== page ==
We’ve officially been in New Zealand for over a month. The time has flown by, and we’re bracing ourselves for the fact that we only have eleven months left now on our current visa. Yes, it seems like a lot, but if the months keep flying by like this last one has, it’ll be over before we know it.
In true expat form, it’s time for a Pros and Cons list. I only ended up doing one list while I was in Korea, and I wish I had written more. Casey from We Took The Road Less Traveled on the other hand, is an expert at these. I’m determined to be better with my Pros and Cons, and I’m starting things off with thoughts on our first 30 days here.
PRO: THE LANDSCAPE
If you haven’t noticed from my over-enthusiasm for posting Instagram pictures daily, this country is g.o.r.g.e.o.u.s. Literally ever turn you make on the road brings you to an ever better view than you saw before. I seriously can’t wait until spring (ehem my favorite season) – I will be outside constantly!
CON: IT’S WINTER
There’s nothing worse than coming from the dead heat of summer to the middle of winter (dead cold I guess). Thankfully neither of us got sick, but I can’t seem to ever get warm. Derik makes fun of me for wearing thermals under my sweats and socks to bed…and that’s with the electric blanket turned on. Luckily the winter views are spectacular here, so that makes winter easier to deal with. Sooner or later Derik and I will make a trip back to Queenstown to go play in the snow…maybe that’ll help my relationship grow?
PRO: BREAKFAST FOOD
I can’t tell you how much I missed breakfast food while in Korea. If you’ve ever traveled through Asia, or lived there for an extensive amount of time, you’ll know breakfast food isn’t readily available. We would make the occasional 4 hour trip up to Seoul just to pay an ungodly amount of money for an egg on a piece of bread with bacon. Here? Breakfast is everywhere, and it’s so good! It could just be because I haven’t ordered off a legitimate breakfast menu for three years, but I can’t get over it.
CON: EATING OUT
Although food in New Zealand is generally cheaper than it was in Geoje Island, South Korea, it still isn’t fun paying the bill after going out to eat here. Most main course menu items cost 16-22 dollars (I keep forgetting it’s NZ dollars though), and Derik and I can easily run up a 50 dollar ticket without getting drinks. That being said, the food is really good so sometimes it’s worth it. We’ve scaled back on going out to eat…as shopping at the grocery store is semi-comparable the US in pricing. Except cheese. Cheese is super expensive here.
PRO: CLEAR ROADS
It’s probably just coming from Asia, but there isn’t anyone driving on the roads these days! I guess it’s also dead winter and ‘off season’ here as far as tourists go, but the fact that we can drive for 15minutes to an hour without seeing anyone else on the road? Mind boggling. We’ve only been in one traffic jam, and that was after a gigantic chocolate festival where 15,000 people attended.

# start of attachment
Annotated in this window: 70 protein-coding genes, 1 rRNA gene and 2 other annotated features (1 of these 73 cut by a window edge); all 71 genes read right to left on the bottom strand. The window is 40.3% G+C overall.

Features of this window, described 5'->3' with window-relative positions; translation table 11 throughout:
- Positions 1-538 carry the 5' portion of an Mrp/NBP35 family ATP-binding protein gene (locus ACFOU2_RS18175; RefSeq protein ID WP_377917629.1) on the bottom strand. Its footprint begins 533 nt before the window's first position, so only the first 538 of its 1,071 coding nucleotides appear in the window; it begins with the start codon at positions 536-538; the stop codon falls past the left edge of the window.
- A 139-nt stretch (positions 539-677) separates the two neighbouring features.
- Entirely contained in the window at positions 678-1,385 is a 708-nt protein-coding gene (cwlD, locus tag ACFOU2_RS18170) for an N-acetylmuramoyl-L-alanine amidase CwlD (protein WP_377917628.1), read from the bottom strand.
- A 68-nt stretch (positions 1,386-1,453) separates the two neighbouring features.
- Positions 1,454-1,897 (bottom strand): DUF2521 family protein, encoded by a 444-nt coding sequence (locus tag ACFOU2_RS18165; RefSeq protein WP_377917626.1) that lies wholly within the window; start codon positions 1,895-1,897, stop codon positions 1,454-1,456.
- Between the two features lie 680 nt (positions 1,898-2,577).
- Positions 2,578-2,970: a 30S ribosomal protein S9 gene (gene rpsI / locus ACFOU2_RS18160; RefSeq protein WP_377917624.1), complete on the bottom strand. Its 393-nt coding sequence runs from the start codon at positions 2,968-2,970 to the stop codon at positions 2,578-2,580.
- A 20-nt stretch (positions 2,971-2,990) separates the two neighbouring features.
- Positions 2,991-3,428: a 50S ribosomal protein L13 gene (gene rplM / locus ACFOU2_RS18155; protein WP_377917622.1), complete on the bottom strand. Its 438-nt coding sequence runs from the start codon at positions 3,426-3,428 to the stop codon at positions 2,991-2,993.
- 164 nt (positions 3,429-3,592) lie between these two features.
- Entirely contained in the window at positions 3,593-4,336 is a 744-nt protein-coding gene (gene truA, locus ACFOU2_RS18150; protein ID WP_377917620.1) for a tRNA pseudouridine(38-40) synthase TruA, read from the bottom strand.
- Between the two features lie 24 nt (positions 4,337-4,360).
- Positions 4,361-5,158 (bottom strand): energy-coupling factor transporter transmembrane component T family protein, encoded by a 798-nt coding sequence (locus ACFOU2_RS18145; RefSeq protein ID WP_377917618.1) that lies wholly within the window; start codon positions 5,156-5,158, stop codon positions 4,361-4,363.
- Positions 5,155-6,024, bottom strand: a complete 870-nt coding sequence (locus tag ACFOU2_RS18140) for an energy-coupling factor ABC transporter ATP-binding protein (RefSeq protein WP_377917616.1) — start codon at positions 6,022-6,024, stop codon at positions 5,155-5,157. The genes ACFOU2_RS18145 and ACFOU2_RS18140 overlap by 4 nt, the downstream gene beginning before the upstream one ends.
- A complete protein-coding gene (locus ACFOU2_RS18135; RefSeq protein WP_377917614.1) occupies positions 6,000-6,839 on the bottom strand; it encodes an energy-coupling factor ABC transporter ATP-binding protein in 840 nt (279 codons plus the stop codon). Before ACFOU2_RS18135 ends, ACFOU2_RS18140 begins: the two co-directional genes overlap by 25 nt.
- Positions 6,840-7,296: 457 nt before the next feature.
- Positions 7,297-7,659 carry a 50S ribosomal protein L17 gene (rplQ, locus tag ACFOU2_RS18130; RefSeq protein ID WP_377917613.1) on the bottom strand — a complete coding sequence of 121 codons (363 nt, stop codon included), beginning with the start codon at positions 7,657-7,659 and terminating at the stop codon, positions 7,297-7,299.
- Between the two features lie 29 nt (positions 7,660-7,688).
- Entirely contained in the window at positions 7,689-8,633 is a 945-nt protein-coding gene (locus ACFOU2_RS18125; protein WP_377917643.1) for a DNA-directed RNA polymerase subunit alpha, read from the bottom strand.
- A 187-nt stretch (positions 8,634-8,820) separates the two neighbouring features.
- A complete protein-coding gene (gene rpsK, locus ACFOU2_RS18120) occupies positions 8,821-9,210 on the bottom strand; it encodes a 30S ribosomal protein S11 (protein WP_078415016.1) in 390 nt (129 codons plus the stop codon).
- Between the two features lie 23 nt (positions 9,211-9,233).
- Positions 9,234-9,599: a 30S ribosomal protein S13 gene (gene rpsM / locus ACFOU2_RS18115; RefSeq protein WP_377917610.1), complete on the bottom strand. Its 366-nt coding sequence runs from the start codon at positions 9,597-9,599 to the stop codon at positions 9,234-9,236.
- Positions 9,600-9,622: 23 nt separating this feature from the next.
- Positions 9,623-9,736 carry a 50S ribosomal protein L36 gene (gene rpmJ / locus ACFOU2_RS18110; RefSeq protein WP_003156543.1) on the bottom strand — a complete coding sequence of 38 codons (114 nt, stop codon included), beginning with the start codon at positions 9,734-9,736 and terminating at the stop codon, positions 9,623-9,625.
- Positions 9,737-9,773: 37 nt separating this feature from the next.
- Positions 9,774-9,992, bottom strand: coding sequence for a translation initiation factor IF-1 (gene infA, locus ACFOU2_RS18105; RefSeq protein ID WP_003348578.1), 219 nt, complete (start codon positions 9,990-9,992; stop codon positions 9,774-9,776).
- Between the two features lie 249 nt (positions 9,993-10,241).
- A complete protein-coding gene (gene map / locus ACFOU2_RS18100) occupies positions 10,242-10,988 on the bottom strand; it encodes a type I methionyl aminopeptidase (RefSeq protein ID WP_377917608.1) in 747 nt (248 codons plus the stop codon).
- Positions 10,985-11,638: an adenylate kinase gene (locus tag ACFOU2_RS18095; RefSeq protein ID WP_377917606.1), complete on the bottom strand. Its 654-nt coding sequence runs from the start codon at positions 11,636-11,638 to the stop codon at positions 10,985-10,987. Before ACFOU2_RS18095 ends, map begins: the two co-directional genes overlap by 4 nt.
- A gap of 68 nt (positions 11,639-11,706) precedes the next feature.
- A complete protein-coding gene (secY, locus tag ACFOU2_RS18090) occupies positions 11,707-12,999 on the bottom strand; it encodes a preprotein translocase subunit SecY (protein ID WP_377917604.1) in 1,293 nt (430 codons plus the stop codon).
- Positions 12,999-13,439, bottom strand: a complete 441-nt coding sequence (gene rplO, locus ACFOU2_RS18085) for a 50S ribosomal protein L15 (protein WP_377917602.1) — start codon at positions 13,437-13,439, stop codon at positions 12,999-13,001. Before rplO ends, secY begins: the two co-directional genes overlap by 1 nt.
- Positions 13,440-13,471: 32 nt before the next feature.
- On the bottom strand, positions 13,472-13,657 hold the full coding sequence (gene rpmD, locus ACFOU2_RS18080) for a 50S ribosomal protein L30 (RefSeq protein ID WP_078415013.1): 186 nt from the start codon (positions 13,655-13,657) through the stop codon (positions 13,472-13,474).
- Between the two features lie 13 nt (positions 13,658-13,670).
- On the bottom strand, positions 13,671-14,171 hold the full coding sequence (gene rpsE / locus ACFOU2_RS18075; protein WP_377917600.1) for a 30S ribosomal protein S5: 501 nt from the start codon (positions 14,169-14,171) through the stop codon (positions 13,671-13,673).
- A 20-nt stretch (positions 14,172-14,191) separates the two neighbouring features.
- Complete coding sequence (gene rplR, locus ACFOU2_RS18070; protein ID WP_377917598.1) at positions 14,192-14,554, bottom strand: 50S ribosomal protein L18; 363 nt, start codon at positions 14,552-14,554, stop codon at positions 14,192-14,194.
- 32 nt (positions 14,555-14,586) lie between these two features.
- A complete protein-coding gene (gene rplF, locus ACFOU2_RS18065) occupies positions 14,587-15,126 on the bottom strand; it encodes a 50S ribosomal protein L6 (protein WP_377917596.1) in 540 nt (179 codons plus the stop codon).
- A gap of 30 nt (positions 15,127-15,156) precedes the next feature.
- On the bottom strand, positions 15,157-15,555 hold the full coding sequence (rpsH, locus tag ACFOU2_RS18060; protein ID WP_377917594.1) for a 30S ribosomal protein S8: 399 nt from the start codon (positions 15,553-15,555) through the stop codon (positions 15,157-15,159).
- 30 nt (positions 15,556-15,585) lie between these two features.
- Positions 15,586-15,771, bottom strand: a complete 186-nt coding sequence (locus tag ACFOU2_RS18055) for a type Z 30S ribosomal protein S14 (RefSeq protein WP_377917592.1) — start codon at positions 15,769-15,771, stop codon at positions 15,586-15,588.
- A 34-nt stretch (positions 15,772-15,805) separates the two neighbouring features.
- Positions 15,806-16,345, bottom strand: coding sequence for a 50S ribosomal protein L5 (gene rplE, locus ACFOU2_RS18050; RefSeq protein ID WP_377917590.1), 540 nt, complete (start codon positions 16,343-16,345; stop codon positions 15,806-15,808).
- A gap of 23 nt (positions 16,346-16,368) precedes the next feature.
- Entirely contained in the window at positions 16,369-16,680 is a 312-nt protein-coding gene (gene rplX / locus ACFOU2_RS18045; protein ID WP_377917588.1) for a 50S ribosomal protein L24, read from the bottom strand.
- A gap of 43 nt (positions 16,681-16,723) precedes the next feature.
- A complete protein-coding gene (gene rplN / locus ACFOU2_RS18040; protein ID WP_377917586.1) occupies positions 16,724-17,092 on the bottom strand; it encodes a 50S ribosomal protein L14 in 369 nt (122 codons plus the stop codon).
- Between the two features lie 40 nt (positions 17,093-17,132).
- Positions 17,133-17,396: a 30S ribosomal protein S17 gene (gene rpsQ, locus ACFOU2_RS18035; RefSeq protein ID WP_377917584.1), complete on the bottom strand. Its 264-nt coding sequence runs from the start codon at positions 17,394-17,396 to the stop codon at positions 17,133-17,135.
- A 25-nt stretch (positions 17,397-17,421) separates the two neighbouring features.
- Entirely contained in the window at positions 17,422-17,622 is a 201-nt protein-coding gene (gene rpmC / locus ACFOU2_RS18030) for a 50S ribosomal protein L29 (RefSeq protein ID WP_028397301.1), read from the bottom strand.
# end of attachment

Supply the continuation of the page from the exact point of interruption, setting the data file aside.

CON: DRIVING ON THE OPPOSITE SIDE OF THE ROAD
This is still so confusing to me. Half of my brain tells me it’s actually ‘right’ now to drive on the wrong side of the road. The other half of me still tries to get in on the right side as a passenger while Derik drives. It’s so weird seeing people (who should be driving according to US standards) just sitting there leisurely, on the left side of the car, texting on their phones, reading a book, or staring blankly off in the distance. Let’s not even talk about being a pedestrian trying to cross the road. I almost get run over every single time.
Now that I feel like I thoroughly confused you, let’s move on.
PRO: MEAT PIES
I’m not a huge meat eater, but that first bite into a NZ meat pie changed my life forever. I’m a huge pie crust addict, and the fact that I can eat something enclosed in pie crust for lunch is mind-blowing. I’m almost positive (even at 30 days in) that the pies are going to be one of the things both Derik and I will miss when we leave.
CON: HOUSING IN WINTER
I’m convinced houses are not insulated here like they are back in the US. We have one main heater (mounted on our wall just like an AC unit), and the very second we turn it off it gets bone-chillingly cold. I would think I was making this up, but even my husband agrees. I read a lot on NZ before we came here, and quite a few people mentioned something about poor heating…I just had no idea how bad it actually was.
I can’t say enough how thankful I am for our electric blanket.